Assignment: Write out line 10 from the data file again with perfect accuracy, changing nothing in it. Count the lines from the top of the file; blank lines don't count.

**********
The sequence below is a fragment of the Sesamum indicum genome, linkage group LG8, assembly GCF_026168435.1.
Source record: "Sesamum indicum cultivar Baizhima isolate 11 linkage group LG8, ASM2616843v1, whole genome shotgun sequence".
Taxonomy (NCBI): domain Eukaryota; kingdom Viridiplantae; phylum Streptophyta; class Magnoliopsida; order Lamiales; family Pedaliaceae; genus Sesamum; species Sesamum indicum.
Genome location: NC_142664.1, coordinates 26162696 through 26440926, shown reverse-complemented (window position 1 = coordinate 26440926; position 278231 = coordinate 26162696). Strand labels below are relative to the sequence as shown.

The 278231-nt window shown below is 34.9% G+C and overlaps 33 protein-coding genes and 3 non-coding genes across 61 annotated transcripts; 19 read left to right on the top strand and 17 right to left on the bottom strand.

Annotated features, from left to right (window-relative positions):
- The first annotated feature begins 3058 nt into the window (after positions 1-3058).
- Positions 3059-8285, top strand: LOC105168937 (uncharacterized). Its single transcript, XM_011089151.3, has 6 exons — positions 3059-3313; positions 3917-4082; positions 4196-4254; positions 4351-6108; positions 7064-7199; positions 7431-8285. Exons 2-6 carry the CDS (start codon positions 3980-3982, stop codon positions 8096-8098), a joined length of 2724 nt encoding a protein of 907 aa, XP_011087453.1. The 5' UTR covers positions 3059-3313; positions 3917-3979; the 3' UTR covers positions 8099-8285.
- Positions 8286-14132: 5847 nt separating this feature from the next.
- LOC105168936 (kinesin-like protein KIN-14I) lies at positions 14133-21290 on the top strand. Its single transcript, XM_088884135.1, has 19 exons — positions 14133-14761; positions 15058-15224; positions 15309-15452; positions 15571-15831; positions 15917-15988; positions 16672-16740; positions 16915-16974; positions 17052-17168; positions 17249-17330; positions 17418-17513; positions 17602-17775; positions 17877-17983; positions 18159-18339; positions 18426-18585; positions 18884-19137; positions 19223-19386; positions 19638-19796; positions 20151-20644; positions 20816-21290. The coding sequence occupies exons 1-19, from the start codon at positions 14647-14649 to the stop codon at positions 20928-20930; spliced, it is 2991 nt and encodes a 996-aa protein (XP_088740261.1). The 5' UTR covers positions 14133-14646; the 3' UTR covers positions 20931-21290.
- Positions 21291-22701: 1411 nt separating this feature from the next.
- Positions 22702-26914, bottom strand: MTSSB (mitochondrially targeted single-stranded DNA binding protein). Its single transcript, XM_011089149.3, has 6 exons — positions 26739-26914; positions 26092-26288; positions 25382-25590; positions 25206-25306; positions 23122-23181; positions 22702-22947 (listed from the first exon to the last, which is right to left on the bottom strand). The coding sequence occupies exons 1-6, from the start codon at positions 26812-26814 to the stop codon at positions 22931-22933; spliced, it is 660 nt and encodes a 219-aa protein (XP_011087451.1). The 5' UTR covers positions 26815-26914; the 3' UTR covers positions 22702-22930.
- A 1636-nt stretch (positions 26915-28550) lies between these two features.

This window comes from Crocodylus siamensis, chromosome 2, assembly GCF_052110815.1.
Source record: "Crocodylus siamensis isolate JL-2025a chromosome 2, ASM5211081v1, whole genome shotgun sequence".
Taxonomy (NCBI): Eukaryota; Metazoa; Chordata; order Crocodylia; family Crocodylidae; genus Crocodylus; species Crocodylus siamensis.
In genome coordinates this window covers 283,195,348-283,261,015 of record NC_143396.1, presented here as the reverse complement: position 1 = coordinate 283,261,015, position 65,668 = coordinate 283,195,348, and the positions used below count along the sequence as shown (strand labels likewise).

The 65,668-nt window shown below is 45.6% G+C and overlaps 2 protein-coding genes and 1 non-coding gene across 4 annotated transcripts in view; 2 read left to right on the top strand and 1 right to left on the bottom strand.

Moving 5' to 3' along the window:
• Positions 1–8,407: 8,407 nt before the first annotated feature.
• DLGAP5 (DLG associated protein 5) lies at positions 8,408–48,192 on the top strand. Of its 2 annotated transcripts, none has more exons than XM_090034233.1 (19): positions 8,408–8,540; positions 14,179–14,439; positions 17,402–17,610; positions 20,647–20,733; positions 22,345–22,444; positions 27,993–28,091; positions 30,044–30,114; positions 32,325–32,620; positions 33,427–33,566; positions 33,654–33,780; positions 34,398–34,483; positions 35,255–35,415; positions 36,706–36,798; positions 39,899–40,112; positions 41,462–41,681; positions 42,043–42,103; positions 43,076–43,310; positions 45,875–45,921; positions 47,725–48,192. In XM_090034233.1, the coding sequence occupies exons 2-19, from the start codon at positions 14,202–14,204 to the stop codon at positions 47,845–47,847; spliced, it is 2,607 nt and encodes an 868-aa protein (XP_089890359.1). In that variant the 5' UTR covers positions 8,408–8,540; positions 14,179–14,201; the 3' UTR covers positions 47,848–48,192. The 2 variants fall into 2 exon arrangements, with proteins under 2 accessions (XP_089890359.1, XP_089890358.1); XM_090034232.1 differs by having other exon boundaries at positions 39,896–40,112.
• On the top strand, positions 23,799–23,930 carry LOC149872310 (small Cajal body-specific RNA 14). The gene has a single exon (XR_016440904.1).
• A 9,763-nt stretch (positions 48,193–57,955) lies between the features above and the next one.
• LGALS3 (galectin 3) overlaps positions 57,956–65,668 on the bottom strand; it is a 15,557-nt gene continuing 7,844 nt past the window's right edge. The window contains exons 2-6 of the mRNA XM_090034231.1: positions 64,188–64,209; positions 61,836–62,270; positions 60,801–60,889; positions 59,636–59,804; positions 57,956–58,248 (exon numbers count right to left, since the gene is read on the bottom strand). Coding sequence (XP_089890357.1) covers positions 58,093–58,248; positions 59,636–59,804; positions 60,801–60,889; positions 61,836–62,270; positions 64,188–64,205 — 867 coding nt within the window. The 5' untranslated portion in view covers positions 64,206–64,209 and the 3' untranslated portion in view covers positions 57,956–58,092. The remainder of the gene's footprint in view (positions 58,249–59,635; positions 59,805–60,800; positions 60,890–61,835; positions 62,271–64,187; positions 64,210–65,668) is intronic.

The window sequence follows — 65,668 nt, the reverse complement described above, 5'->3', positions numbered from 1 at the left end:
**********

- LOC105168936 (kinesin-like protein KIN-14I) lies at positions 14133-21290 on the top strand. Its single transcript, XM_088884135.1, has 19 exons — positions 14133-14761; positions 15058-15224; positions 15309-15452; positions 15571-15831; positions 15917-15988; positions 16672-16740; positions 16915-16974; positions 17052-17168; positions 17249-17330; positions 17418-17513; positions 17602-17775; positions 17877-17983; positions 18159-18339; positions 18426-18585; positions 18884-19137; positions 19223-19386; positions 19638-19796; positions 20151-20644; positions 20816-21290. The coding sequence occupies exons 1-19, from the start codon at positions 14647-14649 to the stop codon at positions 20928-20930; spliced, it is 2991 nt and encodes a 996-aa protein (XP_088740261.1). The 5' UTR covers positions 14133-14646; the 3' UTR covers positions 20931-21290.